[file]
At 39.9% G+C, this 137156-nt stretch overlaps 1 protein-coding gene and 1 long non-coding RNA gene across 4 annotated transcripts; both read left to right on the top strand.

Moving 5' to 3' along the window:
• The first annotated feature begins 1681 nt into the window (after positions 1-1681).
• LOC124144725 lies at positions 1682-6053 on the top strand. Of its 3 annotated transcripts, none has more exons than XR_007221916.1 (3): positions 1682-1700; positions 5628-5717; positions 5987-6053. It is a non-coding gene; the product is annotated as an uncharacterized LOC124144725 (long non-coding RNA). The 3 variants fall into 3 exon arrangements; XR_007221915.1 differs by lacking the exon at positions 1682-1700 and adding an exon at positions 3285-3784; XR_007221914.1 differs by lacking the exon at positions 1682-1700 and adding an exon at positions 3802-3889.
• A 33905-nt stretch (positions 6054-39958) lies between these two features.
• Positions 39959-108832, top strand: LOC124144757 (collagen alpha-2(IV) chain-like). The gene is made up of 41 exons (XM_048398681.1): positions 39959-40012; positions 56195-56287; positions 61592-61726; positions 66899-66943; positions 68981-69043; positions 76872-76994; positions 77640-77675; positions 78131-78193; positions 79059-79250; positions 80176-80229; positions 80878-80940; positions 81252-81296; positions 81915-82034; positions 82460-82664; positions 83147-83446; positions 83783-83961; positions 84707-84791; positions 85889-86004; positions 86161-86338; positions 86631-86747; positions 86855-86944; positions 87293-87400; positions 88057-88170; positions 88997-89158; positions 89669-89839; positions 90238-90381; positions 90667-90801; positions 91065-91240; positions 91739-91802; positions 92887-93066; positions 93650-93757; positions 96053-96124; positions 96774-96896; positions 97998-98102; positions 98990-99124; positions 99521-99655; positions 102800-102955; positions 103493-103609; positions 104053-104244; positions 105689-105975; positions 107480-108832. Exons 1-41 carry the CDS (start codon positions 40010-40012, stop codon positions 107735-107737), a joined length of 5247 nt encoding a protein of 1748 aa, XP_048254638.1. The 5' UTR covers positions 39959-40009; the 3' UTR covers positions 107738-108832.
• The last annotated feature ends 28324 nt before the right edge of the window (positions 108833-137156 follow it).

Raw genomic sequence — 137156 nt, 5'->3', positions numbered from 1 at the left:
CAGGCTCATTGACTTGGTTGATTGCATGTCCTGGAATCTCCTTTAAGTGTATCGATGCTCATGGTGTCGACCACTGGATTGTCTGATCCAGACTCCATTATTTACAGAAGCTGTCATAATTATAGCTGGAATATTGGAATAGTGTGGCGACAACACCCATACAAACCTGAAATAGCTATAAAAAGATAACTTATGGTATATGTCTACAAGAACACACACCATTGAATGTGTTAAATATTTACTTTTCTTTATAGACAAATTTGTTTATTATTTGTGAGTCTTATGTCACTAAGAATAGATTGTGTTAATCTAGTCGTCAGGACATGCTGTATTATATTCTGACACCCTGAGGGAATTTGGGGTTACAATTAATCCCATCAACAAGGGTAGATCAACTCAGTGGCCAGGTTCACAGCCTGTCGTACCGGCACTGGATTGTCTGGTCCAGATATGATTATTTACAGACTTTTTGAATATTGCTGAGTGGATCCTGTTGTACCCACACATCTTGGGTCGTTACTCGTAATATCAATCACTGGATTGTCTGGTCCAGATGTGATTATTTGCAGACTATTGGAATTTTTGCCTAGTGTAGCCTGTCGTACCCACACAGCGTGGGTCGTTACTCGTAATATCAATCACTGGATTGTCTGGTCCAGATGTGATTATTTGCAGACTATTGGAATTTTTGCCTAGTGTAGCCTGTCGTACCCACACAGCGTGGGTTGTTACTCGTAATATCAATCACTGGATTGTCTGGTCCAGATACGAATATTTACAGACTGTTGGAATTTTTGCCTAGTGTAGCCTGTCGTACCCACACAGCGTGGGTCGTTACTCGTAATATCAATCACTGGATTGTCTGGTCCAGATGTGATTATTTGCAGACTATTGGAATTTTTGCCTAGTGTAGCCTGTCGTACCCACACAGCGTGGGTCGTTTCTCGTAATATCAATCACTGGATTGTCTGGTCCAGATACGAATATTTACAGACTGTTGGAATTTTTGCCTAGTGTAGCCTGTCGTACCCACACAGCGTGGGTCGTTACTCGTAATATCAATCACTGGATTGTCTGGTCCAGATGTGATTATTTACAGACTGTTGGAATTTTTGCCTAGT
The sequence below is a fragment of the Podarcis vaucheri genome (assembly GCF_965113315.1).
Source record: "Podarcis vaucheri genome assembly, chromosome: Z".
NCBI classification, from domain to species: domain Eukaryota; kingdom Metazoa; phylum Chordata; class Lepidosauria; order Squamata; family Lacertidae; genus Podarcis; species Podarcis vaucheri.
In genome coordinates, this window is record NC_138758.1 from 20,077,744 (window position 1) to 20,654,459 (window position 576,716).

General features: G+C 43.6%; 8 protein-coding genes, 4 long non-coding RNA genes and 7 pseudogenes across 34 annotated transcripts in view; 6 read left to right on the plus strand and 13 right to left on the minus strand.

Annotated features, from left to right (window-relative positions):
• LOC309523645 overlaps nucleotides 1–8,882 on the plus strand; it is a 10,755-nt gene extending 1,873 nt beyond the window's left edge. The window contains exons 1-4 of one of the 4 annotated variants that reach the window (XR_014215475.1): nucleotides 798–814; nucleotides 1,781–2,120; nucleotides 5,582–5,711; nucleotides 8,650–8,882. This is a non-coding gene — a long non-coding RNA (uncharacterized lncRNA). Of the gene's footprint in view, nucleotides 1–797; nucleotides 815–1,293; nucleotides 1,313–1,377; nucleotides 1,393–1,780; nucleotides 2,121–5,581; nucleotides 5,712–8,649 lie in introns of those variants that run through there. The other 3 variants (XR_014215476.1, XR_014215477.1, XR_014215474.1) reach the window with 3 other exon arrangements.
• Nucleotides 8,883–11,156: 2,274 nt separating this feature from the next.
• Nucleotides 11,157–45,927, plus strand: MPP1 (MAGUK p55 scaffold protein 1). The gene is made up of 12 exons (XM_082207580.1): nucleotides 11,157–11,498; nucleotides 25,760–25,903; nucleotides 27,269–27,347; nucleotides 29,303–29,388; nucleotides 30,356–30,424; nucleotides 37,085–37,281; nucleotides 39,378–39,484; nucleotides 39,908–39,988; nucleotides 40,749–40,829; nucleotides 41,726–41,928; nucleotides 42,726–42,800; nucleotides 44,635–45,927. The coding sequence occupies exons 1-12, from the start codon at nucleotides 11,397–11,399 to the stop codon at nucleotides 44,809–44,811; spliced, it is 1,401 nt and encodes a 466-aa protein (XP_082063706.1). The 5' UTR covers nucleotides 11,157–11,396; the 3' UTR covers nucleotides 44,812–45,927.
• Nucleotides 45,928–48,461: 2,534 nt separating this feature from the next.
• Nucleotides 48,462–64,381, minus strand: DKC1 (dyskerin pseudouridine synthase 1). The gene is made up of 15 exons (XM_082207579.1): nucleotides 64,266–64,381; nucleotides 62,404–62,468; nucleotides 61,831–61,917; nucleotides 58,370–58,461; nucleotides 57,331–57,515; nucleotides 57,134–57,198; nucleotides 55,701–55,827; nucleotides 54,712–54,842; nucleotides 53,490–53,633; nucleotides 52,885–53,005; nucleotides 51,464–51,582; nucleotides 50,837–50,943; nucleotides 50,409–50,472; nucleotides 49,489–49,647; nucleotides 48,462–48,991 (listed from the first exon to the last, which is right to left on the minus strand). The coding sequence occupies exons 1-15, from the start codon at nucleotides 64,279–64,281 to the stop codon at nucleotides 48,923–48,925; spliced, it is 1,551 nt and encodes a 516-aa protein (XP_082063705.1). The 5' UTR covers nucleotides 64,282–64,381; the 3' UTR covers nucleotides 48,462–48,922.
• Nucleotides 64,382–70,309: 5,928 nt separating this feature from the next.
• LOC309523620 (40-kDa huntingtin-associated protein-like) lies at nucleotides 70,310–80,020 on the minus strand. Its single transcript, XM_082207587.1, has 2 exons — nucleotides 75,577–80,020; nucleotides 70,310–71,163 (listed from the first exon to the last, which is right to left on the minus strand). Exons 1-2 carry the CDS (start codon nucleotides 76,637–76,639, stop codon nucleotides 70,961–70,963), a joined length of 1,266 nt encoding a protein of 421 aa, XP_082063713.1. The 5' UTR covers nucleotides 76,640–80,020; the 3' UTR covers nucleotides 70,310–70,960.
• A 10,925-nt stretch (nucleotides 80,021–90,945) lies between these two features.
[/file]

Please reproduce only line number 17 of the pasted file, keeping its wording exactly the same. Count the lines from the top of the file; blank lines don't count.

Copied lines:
• Nucleotides 8,883–11,156: 2,274 nt separating this feature from the next.